It’s hard to find good talent – especially at a growing startup. Scanning applications and resumes for GPA, major, and extracurriculars gives a few weak indicators of who might be a fit. Interviews help and so do internships. But there is an entire tier of talent identification and acquisition that has been lost to history and a few niche industries. The apprenticeship.
It’s time to reinvent the apprenticeship for the 21st century. Here are some areas where apprentices provide benefits you don’t typically get with interns or entry level employees…
Intern: “I’m here for the summer. I don’t cost the company much. They don’t take me too seriously. If I do the basics and have fun it will be a nice bullet on my resume.”
Entry level employee: “I got the job. I’m in. I’m comfortable in my role. I need to make sure I’m moving up and being given proper attention and support. When is the next raise coming?”
Apprentice: “They’re taking a chance on me. I’ve got a once in a lifetime shot at creating tremendous value and making myself indispensable. They’re willing to train me and give me real responsibility. It’s up to me what I do with it. It can result in a job, or an out the door. Time to show what I can do!”
Intern: “I don’t really know how to do this but I don’t want to annoy the people doing important work. I guess I’ll just wait.”
Entry level employee: “I don’t really know how to do this but I’m supposed to and I don’t want anyone to know that I don’t. Oh crap…”
Apprentice: “I don’t really know how to do this but I need to learn and fast. I’ll ask someone who does while simultaneously researching it and testing a few approaches.”
Intern: “I can’t do that kind of high pressure important work, it’s above me!”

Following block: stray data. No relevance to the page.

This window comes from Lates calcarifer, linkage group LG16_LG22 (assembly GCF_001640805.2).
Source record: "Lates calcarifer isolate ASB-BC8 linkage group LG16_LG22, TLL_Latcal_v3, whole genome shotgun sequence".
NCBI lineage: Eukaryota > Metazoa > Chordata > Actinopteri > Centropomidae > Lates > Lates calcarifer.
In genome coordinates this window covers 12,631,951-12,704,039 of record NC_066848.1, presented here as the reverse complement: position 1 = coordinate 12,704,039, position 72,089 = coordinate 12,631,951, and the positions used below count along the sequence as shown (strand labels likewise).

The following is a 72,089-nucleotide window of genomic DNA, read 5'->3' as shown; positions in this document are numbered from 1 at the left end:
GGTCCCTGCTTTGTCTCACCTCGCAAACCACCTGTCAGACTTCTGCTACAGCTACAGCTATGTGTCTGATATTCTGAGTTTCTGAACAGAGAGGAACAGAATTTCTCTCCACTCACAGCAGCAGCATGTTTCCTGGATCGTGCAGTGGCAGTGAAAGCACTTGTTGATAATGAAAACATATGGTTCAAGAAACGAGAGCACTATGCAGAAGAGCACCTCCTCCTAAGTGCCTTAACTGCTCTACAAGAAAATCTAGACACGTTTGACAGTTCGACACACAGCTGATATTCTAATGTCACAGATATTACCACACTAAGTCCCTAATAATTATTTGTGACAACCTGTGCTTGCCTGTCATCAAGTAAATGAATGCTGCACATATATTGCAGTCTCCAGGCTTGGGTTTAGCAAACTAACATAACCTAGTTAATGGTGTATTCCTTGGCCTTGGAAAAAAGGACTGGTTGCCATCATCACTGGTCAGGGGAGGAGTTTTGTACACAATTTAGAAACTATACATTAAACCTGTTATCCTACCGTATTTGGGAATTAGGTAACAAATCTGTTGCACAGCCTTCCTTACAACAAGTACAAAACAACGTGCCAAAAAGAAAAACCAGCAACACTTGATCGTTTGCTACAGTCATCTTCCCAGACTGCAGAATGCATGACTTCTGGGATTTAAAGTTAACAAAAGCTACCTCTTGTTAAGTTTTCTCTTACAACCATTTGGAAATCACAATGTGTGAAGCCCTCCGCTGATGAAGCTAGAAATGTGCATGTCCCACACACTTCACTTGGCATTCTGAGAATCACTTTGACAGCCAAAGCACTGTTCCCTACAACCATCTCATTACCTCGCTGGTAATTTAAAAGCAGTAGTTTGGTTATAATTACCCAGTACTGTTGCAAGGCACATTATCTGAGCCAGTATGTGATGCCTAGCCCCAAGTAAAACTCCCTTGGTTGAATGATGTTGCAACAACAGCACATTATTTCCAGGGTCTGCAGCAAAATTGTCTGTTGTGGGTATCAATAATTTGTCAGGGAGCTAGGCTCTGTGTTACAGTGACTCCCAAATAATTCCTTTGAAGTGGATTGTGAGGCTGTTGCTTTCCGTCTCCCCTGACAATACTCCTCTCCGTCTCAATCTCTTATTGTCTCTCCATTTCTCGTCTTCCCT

Entry level employee: “I can’t do that kind of menial work, it’s beneath me!”
Apprentice: “There is no task above or below me. I’ll do whatever it takes to create value and become indispensable, from taking out the trash to making a big sale.”
Intern: “That intern seemed pretty good, but I can’t remember exactly what they did for us in that few months…”
Entry level employee: “I assume the new employee is doing well in their department and that if they weren’t our management or HR process would discover it.”
Apprentice: “This apprentice has been crushing it when I do my weekly check-ins. I think they’ve earned a full-time job.”
It’s true. A really great intern setup and a really top-notch new employee situation could both look like the apprenticeship I’ve described. And certainly an apprenticeship done poorly or with the wrong person can suck.
But there’s a fundamental structural difference that dramatically increases the probability of good outcomes with an apprenticeship. Everyone is one the same page as to what this is – a short-medium term training and proving ground – and what’s at stake – we’re putting real resources into you and if you succeed you’re on the team – which creates excellent incentives for all parties. This is an extended interview with real “skin in the game”. New hires might feel a little too secure, while interns a little too insignificant.
Contrast an extended apprenticeship with the explicit goal of discovering someone’s long-term potential at the company with asking them to sit though years of school and hope that the credential they get will signal that same potential. It’s like the difference between trusting a marketer’s satisfaction guarantee vs. trying the product yourself before you buy.
At Praxis we realize that degrees and paper credentials are getting weaker, while opportunities and demand for value creating employees are growing. That’s why we identify, vet, prepare, train, and place top talent with great startup companies to apprentice, learn, grow, and if they hit objective measures of success, get hired.
Let us know if you want great apprentices at your startup.